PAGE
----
Bugis - History and Cultural Relations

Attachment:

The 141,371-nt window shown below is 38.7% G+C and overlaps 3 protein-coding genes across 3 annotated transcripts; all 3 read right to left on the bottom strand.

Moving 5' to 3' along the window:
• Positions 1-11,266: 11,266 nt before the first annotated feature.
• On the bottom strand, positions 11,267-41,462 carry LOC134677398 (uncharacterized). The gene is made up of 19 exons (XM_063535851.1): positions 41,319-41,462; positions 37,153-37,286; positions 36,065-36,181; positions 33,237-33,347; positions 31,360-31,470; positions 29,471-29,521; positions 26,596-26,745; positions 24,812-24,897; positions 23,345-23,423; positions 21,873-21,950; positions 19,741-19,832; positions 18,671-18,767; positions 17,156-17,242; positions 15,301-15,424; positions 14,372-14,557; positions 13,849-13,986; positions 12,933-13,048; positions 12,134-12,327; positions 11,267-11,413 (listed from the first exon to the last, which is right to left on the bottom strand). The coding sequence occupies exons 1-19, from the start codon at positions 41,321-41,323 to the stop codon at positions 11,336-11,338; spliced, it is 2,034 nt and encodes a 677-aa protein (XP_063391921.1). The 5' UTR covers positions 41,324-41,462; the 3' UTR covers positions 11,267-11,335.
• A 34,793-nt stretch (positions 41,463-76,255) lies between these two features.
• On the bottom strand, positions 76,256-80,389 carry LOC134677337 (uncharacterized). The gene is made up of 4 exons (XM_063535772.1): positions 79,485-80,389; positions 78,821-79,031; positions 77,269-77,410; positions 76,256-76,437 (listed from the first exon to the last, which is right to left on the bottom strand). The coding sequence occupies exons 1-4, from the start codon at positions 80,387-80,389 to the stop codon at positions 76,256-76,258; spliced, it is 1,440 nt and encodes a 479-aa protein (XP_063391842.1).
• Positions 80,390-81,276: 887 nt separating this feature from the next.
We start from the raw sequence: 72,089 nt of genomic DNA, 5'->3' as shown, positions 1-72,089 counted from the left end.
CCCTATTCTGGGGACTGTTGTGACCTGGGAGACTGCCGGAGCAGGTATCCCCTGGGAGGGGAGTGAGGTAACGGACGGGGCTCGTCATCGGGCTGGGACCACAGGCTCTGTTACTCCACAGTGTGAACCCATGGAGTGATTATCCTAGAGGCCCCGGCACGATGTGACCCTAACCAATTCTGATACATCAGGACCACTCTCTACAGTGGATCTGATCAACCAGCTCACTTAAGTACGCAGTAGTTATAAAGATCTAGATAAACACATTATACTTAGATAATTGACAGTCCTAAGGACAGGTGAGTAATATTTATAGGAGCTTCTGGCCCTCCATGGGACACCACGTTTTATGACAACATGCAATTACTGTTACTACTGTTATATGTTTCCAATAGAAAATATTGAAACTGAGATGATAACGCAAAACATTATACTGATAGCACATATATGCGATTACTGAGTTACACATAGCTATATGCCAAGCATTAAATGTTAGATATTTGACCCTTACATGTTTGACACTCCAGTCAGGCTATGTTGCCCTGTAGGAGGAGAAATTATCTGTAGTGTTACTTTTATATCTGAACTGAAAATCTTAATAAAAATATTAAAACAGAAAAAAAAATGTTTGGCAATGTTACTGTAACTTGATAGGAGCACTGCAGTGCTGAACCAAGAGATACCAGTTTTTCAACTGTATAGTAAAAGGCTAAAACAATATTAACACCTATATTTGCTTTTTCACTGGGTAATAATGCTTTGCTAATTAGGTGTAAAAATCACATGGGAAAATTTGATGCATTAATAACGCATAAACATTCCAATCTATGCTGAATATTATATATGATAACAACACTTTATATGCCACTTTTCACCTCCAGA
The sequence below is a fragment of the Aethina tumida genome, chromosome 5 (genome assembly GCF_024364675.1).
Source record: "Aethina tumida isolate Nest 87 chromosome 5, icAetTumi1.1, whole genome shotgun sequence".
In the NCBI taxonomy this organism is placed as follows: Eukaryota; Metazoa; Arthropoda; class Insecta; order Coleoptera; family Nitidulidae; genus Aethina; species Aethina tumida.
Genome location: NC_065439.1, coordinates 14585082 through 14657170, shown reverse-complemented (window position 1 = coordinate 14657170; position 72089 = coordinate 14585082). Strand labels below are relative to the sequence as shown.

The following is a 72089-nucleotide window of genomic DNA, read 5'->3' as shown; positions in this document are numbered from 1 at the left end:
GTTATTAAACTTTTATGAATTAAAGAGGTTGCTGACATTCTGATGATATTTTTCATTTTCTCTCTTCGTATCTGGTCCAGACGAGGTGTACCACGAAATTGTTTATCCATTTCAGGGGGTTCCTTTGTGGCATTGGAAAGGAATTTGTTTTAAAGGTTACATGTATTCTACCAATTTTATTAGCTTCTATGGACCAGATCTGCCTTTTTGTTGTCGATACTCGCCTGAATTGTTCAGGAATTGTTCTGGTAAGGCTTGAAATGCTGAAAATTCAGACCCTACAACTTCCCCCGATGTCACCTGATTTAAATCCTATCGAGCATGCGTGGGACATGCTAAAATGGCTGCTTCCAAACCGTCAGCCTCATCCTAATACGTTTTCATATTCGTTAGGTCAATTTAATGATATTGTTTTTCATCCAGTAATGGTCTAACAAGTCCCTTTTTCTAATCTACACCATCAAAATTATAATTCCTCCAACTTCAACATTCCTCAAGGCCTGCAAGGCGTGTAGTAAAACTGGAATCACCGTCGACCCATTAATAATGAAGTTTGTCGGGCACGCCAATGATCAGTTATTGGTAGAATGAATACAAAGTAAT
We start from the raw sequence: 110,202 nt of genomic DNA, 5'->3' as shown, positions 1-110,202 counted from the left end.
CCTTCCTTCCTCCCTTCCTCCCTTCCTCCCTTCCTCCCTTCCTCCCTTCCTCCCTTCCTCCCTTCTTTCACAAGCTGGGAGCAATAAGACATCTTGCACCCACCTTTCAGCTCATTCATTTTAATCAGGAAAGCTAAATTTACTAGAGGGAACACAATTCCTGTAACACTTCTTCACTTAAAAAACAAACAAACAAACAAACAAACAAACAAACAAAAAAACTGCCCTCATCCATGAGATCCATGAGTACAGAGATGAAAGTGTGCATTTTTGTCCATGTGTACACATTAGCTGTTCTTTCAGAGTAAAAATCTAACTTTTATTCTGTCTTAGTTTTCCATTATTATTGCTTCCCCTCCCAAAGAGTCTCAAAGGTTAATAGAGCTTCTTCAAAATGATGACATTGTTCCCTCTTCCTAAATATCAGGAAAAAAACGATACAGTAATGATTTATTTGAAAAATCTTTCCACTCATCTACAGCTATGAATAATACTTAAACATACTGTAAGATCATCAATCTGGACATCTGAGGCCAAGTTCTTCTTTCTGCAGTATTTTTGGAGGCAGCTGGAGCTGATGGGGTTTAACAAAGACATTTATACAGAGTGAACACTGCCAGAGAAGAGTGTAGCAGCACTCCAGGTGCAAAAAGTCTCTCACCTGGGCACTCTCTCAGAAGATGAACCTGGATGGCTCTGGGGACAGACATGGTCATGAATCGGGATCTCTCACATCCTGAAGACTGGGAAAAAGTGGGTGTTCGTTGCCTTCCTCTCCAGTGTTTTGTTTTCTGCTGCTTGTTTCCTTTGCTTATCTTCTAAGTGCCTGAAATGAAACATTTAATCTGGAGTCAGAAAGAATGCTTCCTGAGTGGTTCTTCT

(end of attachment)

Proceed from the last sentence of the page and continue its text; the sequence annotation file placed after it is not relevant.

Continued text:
Reconstruction of proto-South-Sulawesi suggests the lower course of the Sa'dan River as the homeland from which Bugis dispersed, moving up the Sa'dan Valley and across to the Gulf of Bone, settling in the Palopo area and then expanding to the south. Luwu', centered at the head of the Gulf of Bone, was the first great kingdom. Although Luwu' was based on control of trade, especially iron and nickel, by the fourteenth century the rise of complex chiefdoms based on wet-rice agriculture among Bugis to the south had led to its eclipse. After the sixteenth-century rise of Makassar to commercial preeminence, the Makassarese realms of Goa and Tallo achieved overlordship over most Bugis areas by the mid-seventeenth century. The Bugis realm of Bone allied with the Dutch to overthrow Makassar in 1667 and became the most powerful of the South Sulawesi kingdoms thereafter, a position maintained more or less throughout the colonial era. Refugees from Bugis realms, especially Wajo', formerly allied with Makassar, began the great diaspora of Bugis throughout the archipelago in 1670. Bugis mercenaries attained positions of power in Johor, the Riau Archipelago, Aceh, and elsewhere (including Thailand), while in later migrations Bugis opened settlements in Jambi and elsewhere in eastern Sumatra. Many Bugis nobles associated themselves with twentieth-century Indonesian independence movements. Thus they and their descendants have retained considerable prestige and power by occupying positions of influence in the bureaucracy of modern Indonesia.